In this well-researched book, Swami uses new facts to build an absorbing and informative account that offers new insights into many landmark events of contemporary Kashmir history. Many years ago, I had seen a researcher’s doggedness and an intellectual’s curiosity in the journalistic exterior of Swami — traits an intelligence professional normally frowns on! His craving to know beyond the obvious and finding a conceptual explanation for what exists, has only sharpened with the passage of time. This is reflected in his book.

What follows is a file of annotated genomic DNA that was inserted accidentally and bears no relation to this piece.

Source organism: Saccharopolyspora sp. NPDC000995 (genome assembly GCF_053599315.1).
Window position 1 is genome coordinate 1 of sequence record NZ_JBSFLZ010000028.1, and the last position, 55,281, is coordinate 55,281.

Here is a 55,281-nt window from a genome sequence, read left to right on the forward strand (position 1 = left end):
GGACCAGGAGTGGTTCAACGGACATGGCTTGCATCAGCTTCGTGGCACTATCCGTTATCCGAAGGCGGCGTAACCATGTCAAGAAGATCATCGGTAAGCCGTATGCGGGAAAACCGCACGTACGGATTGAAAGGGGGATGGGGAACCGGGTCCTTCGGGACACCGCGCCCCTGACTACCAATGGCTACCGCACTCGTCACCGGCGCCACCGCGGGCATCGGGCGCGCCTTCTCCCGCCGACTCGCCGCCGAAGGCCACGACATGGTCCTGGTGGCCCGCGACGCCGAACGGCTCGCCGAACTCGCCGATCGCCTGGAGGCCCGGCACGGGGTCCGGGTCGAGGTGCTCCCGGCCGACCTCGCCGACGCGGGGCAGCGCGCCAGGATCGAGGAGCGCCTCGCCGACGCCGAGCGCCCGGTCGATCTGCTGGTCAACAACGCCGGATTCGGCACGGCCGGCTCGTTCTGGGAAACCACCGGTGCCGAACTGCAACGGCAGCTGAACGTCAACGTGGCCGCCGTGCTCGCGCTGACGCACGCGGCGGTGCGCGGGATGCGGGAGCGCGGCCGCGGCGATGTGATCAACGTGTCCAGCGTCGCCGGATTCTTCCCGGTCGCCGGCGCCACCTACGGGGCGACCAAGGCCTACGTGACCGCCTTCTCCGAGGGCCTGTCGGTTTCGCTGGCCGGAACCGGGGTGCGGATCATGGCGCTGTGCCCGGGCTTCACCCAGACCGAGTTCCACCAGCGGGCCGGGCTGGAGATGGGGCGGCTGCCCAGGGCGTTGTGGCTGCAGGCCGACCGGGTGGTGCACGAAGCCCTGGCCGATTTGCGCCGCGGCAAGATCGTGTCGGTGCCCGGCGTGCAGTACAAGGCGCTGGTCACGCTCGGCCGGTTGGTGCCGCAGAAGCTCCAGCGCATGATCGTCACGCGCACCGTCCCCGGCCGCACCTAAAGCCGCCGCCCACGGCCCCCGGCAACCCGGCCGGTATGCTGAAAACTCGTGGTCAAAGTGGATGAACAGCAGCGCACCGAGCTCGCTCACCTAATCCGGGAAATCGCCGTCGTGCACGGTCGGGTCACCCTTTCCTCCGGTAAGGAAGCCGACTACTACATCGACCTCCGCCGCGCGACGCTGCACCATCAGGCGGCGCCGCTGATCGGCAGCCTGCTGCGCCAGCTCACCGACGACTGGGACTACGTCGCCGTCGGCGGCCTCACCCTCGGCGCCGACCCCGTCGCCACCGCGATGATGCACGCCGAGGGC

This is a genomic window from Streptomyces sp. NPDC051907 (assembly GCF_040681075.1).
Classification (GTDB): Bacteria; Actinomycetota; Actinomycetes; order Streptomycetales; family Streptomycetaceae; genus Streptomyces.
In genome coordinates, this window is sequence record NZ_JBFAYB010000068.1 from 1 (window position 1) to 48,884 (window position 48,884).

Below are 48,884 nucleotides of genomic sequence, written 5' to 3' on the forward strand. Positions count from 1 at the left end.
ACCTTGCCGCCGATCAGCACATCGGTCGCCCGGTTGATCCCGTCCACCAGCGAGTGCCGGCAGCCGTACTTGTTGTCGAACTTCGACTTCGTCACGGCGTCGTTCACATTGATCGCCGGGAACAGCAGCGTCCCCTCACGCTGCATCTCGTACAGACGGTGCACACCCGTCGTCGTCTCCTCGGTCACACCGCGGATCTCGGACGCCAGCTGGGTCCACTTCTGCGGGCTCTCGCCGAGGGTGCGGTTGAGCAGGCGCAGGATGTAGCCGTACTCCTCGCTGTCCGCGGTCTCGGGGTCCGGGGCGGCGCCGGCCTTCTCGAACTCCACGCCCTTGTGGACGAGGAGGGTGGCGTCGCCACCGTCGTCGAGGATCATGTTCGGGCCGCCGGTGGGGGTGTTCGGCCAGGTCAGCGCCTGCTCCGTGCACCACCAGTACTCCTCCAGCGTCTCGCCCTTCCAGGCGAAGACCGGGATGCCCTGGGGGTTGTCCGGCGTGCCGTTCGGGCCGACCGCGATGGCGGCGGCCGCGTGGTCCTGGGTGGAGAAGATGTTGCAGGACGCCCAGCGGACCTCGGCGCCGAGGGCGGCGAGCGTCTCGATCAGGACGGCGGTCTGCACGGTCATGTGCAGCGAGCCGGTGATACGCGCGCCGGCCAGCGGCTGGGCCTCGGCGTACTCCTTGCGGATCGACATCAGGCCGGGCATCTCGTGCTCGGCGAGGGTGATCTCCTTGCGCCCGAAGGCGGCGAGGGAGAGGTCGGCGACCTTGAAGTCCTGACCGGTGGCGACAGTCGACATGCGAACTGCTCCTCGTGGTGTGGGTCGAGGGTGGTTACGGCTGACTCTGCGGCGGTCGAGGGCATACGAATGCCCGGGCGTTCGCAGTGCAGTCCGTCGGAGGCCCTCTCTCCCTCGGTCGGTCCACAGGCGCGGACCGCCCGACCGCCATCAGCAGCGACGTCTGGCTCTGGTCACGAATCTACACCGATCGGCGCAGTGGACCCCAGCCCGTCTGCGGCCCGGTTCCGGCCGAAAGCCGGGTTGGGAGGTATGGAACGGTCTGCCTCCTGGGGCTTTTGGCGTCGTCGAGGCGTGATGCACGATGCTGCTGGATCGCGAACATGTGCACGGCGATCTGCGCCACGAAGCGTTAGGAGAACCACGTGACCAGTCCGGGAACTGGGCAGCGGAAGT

However, the study is still far from complete. Much more lies buried within Pakistan wherefrom most of the wily operations were launched, resourced, and controlled. One only hopes that more of the behind-the-scene operators, will, in time, follow Major General Akbar Khan — who commanded Pakistan’s drive towards Srinagar in 1947 — and give us information that can help make the story complete. Even on the Indian side, the author has not been able to conclusively develop many themes, which future historians must address. Among them are the details of precisely why and how Sheikh Mohammad Abdullah, despite his almost visceral hatred of Pakistan, wittingly or unwittingly fell victim to its machinations. What exactly was it that went wrong between him and Jawaharlal Nehru despite their long years of friendship? And why was the Kashmir Conspiracy Case, after years of painstaking investigations which led to unearthing of a grave conspiracy to dismember India, not pursued in court ?